The human peroxisome proliferator-activated receptor delta gene is a primary target of 1alpha,25-dihydroxyvitamin D3 and its nuclear receptor

Thomas W Dunlop, Sami Väisänen, Christian Frank, Ferdinand Molnár, Lasse Sinkkonen, Carsten Carlberg
Journal of Molecular Biology 2005 June 3, 349 (2): 248-60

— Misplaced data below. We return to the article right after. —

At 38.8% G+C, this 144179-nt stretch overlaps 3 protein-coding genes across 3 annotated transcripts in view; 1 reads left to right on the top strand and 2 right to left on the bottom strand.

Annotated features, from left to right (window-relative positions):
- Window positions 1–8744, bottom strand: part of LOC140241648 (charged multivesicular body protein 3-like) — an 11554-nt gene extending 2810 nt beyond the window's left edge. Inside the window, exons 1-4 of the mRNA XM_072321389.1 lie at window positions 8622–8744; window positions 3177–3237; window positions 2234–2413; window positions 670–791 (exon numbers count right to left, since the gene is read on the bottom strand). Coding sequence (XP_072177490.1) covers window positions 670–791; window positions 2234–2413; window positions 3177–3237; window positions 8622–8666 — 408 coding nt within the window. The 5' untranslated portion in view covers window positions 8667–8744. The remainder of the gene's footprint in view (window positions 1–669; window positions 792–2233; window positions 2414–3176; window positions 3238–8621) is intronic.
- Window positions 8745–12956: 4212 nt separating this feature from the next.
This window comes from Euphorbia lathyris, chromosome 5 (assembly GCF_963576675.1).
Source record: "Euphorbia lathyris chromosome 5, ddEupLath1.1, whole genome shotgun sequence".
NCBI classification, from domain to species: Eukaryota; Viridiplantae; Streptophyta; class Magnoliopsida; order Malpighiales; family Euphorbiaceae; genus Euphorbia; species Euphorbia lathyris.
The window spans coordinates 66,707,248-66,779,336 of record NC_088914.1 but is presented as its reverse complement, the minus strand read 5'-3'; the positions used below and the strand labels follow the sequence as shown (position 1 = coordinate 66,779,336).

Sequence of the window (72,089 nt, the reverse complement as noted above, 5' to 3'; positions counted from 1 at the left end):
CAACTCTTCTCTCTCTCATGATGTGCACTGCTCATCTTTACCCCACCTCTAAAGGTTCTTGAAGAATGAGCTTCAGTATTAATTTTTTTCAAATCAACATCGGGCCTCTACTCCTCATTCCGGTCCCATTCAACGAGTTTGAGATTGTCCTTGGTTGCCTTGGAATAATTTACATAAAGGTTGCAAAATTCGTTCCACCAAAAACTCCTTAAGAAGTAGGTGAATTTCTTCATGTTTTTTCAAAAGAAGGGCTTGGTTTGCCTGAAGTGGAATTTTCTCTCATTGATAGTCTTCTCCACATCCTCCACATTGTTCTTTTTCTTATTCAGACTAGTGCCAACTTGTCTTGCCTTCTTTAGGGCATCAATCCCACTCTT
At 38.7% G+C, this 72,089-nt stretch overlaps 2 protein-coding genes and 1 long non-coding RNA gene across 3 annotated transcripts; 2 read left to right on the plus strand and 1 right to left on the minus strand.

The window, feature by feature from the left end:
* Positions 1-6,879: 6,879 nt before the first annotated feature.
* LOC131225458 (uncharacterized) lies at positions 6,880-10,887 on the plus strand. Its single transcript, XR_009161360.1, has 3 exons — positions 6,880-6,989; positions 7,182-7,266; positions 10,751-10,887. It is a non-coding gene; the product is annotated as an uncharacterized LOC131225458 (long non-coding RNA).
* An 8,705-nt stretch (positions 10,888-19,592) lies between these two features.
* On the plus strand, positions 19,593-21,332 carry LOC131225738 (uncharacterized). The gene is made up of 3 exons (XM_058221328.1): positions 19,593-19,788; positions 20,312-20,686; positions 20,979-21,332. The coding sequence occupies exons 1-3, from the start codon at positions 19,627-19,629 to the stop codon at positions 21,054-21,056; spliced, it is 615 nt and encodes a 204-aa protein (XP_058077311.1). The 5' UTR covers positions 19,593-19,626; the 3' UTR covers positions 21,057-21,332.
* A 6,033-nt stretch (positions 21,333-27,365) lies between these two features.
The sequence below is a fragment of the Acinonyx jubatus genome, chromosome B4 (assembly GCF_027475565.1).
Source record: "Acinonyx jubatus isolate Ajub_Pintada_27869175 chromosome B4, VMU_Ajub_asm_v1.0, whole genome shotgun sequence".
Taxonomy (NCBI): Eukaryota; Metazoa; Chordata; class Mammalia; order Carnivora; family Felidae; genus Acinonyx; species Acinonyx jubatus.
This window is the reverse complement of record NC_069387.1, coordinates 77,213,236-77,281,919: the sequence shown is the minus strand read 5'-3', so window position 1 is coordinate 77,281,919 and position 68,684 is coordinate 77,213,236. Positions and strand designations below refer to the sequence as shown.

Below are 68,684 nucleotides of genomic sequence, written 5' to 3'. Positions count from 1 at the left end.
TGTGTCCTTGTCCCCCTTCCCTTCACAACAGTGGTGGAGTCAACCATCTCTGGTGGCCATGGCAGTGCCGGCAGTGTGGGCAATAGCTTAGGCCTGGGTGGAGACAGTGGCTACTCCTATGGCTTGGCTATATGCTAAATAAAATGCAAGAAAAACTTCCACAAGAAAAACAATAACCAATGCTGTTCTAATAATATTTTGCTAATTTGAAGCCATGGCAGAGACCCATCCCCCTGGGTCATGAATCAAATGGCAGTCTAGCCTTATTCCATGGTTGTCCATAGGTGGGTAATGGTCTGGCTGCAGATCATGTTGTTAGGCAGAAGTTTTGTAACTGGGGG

Peroxisome proliferator-activated receptor (PPAR) delta is the most widely expressed member of the PPAR family of nuclear receptor fatty acid sensors. Real-time PCR analysis of breast and prostate cancer cell lines demonstrated that PPARdelta expression was increased 1.5 to 3.2-fold after three hours stimulation with the natural vitamin D receptor (VDR) agonist, 1alpha,25-dihydroxyvitamin D3 (1alpha,25(OH)2D3). In silico analysis of the 20 kb of the human PPARdelta promoter revealed a DR3-type 1alpha,25(OH)2D3 response element approximately 350 bp upstream of the transcription start site, which was able to bind VDR-retinoid X receptor (RXR) heterodimers and mediate a 1alpha,25(OH)2D3-dependent upregulation of reporter gene activity. Chromatin immuno-precipitation assays demonstrated that a number of proteins representative for 1alpha,25(OH)2D3-mediated gene activation, such as VDR, RXR and RNA polymerase II, displayed a 1alpha,25(OH)2D3-dependent association with a region of the proximal PPARdelta promoter that contained the putative DR3-type VDRE. This was also true for other proteins that are involved in or are the subject of chromatin modification, such as the histone acetyltransferase CBP and histone 4, which displayed ligand-dependent association and acetylation, respectively. Finally, real-time PCR analysis demonstrated that 1alpha,25(OH)2D3 and the synthetic PPARdelta ligand L783483 show a cell and time-dependent interference in each other's effects on VDR mRNA expression, so that their combined application shows complex effects on the induction of VDR target genes, such as CYP24. Taken together, we conclude that PPARdelta is a primary 1alpha,25(OH)2D3-responding gene and that VDR and PPARdelta signaling pathways are interconnected at the level of cross-regulation of their respective transcription factor mRNA levels.

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